ATHENS — Off the field, there aren’t many better talkers on Georgia’s roster than Asher Allen.
Whether it’s blaming the secondary’s lack of interceptions on some cursed energy drinks or advocating for the use of tear-away jerseys to help referees keep tabs on overaggressive wide receivers, Allen rarely misses a chance to offer a witty, yet poignant, quote.
It’s not without a healthy dose of irony then that it’s Allen who has been perhaps the quietest member of Georgia’s defense on the field this season. During the best of times for the embattled defense, Allen’s numbers have hardly stood out. During the low points that have nagged at the team, particularly during the final month of the season, Allen remained a steady if unspectacular influence.
After 12 games, Allen hasn’t earned the notoriety that might be expected to accompany a future NFL cornerback, nor has he taken much heat for the collapse of a defense that finished the regular season ninth in the SEC in pass defense.
“If you watch film, it’s been a really good year as far as being able to manage my side, being able to take a player out and make it 10 against 10,” Allen said. “That’s what I really try to do every week. But obviously not having any interceptions, things like that, that’s what marks a corner is how many picks he can get.”
Last season — his sophomore campaign and his first as a starter — Allen was among the best defensive backs in the SEC. He finished the season with 64 tackles, two sacks and three interceptions and appeared poised for an even better season as a junior.
This year, Allen’s numbers have declined across the board. He has just 44 tackles and has yet to record a sack or an interception.
Of course, there are reasons for the drop off that go beyond the box score. His breakthrough performance a year ago earned Allen a healthy dose of respect from opposing quarterbacks who have consistently attacked the other side of the field in the passing game.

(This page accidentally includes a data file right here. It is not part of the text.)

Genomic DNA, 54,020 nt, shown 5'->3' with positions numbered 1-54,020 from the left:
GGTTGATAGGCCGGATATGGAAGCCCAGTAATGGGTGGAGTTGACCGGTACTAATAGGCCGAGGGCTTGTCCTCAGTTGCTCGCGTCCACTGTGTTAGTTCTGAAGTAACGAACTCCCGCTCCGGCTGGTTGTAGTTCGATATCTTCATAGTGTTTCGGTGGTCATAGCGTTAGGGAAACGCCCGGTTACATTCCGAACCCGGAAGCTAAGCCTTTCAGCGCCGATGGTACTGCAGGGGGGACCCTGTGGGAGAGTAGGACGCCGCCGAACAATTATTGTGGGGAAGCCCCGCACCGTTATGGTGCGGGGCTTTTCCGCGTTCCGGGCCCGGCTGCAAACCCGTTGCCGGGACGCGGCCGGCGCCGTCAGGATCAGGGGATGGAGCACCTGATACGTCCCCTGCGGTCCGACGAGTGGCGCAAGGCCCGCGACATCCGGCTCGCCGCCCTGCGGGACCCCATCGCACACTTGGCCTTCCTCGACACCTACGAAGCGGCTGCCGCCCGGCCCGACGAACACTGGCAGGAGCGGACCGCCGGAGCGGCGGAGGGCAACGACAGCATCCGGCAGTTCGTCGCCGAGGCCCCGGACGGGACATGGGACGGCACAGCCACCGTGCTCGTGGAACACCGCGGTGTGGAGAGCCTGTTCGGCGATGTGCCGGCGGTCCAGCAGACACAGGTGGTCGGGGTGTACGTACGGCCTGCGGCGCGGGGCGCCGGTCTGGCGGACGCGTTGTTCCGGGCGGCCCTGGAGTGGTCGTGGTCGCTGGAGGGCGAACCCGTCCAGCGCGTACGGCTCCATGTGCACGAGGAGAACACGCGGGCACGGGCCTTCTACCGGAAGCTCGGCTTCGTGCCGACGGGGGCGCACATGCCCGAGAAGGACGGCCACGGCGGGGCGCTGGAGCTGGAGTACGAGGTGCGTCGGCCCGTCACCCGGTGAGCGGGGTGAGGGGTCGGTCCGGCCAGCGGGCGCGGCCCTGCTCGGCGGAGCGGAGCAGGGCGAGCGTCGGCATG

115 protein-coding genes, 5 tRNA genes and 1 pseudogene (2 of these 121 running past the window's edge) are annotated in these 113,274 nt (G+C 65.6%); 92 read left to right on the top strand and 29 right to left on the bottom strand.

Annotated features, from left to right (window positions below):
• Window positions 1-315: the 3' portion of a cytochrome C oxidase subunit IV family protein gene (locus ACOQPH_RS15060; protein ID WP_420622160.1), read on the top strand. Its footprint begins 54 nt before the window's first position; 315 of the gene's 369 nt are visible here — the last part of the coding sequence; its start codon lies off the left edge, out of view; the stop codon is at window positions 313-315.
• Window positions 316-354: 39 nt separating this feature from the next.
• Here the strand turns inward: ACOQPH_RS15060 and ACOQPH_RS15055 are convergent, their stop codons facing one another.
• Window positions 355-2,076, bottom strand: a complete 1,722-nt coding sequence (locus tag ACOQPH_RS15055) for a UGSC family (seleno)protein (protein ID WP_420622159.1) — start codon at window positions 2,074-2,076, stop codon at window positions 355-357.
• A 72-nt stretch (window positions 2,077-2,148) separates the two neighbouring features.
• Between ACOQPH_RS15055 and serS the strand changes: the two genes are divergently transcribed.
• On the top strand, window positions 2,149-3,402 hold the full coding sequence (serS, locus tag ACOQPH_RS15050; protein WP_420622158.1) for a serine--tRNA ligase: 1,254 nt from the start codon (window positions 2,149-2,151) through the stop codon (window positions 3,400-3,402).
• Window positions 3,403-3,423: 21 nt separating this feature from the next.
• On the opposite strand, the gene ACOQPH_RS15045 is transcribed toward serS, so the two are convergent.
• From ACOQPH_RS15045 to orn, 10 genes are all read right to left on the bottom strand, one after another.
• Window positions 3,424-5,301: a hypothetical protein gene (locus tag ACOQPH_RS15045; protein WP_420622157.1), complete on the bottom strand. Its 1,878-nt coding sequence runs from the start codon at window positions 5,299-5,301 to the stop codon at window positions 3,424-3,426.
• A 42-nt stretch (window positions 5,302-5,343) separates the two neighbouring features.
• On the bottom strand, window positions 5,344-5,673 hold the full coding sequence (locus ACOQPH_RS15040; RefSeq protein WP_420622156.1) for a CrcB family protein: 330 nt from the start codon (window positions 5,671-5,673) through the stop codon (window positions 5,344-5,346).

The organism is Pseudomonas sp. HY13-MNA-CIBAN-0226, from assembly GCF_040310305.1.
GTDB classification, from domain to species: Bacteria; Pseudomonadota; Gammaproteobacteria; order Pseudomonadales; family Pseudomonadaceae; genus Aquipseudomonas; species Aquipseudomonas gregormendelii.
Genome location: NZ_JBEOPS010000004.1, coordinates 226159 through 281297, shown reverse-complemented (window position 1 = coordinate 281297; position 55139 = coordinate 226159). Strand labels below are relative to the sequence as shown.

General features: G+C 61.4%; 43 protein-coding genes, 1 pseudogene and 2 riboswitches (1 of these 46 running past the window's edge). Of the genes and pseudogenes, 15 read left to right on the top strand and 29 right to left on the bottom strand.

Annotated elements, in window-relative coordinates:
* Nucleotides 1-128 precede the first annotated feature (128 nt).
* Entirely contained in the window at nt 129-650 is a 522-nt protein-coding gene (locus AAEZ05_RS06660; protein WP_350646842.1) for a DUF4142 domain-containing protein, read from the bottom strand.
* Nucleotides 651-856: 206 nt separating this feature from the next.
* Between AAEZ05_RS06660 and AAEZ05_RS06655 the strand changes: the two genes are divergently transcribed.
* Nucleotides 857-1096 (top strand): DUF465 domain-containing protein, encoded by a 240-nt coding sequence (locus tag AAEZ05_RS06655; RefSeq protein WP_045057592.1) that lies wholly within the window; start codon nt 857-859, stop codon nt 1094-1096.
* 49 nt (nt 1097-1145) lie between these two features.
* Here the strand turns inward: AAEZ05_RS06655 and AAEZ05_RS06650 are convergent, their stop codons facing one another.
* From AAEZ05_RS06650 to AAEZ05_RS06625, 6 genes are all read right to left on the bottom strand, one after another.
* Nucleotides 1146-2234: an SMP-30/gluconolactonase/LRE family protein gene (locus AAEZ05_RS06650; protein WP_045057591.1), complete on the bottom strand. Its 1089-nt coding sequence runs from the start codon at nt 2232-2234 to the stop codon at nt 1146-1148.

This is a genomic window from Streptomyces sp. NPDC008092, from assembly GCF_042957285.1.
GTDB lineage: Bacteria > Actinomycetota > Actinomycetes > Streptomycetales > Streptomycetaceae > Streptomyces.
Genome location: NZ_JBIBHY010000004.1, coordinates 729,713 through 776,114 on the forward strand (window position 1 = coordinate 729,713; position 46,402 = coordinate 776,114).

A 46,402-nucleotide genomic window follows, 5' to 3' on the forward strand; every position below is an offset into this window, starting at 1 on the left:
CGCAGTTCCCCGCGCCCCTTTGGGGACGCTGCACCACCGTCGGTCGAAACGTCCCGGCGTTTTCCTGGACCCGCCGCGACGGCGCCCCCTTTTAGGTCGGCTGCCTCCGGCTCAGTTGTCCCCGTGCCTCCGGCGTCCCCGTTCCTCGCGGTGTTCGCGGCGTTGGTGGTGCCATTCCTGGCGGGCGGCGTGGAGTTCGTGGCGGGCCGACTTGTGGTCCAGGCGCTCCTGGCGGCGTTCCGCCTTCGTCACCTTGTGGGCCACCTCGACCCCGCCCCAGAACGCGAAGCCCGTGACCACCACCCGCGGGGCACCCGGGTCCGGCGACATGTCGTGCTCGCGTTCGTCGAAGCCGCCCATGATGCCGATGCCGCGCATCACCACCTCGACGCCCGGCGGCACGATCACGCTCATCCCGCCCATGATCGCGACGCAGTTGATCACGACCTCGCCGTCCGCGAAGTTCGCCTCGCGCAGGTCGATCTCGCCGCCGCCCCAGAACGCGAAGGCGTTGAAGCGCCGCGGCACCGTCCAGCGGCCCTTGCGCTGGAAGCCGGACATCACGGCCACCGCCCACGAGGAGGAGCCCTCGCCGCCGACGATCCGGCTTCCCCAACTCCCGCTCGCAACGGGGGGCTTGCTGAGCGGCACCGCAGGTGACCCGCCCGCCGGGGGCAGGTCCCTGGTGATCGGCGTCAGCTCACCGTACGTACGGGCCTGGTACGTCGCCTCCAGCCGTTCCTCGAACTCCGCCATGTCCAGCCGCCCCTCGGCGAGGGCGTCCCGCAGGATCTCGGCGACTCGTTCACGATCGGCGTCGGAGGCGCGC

Perhaps even more importantly, Allen has played the latter half of the season with a broken hand that defensive coordinator Willie Martinez said has changed the schemes the Bulldogs have been able to run and taken away Allen’s biggest asset — his physical style.
“Not being able to catch a ball, not being able to grab and tackle,” Martinez said. “He’ll have full use of it in the bowl game, but that’s pretty hard to do and also play.”
Allen isn’t interested in excuses. Regardless of the root causes, the final results tell as much of the story as he cares to hear.
His team lost three games. The Bulldogs won’t be playing for a national title, failing even to win their own division. The defense’s shortcomings — and by association, Allen’s shortcomings — have been major reasons why the team fell short of its goals.
“I’ve had my chances, and obviously I should have gotten those,” Allen said. “Not being thrown at that much, you’ve got to take advantage of the times when you can get something. I need to go after them a little more aggressively.”
While Allen isn’t satisfied with his performance this year, his coach said the junior has been a key part of the success the defense has had this year.
While Georgia’s pass rush has struggled and its highly touted middle linebacker spent much of the season injured, Allen has been one of the strengths of the defense, Martinez said.
“He may not show the stats, but he’s a guy that we ask a lot of in the scheme, and he’s got to come through,” Martinez said. “He’s been solid, even if you don’t hear his name as much.”
Where Allen’s name might be heard in a few months is at the NFL draft.
Although Allen still has another year of eligibility remaining at Georgia, experts have him pegged as a second- or third-round pick should he leave school early, and that’s a decision he has yet to make.
“You never know,” Allen said. “I’m just trying to make a wise decision. But as far as looking forward to next year, I won’t even think about it until after the game.”
The game in question is the Capital One Bowl — Georgia’s final game of the season, Allen’s final chance to record his first interception of the year and possibly the final time he will suit up in a Bulldogs uniform.
Allen insists, however, he hasn’t given that possibility much thought. He said he takes the same approach to every game — that it could be his final one. The fact that this one truly could be won’t change anything.
“If you get too caught up in things like that, it takes you away from the game,” Allen said. “I’ll just worry about (the NFL) later. It ain’t going anywhere.”
What is on Allen’s mind as Georgia prepares for its date with Michigan State on Jan. 1 is that zero on the stat sheet. Whether or not he’s leaving Georgia, he doesn’t want to finish a season without an interception.
After all, he can do all the talking he wants, but that number speaks volumes.
“If teams are going to avoid me, I’ve got to go get them,” Allen said. “(In the bowl game) I’m going to be going for the ball like no other.”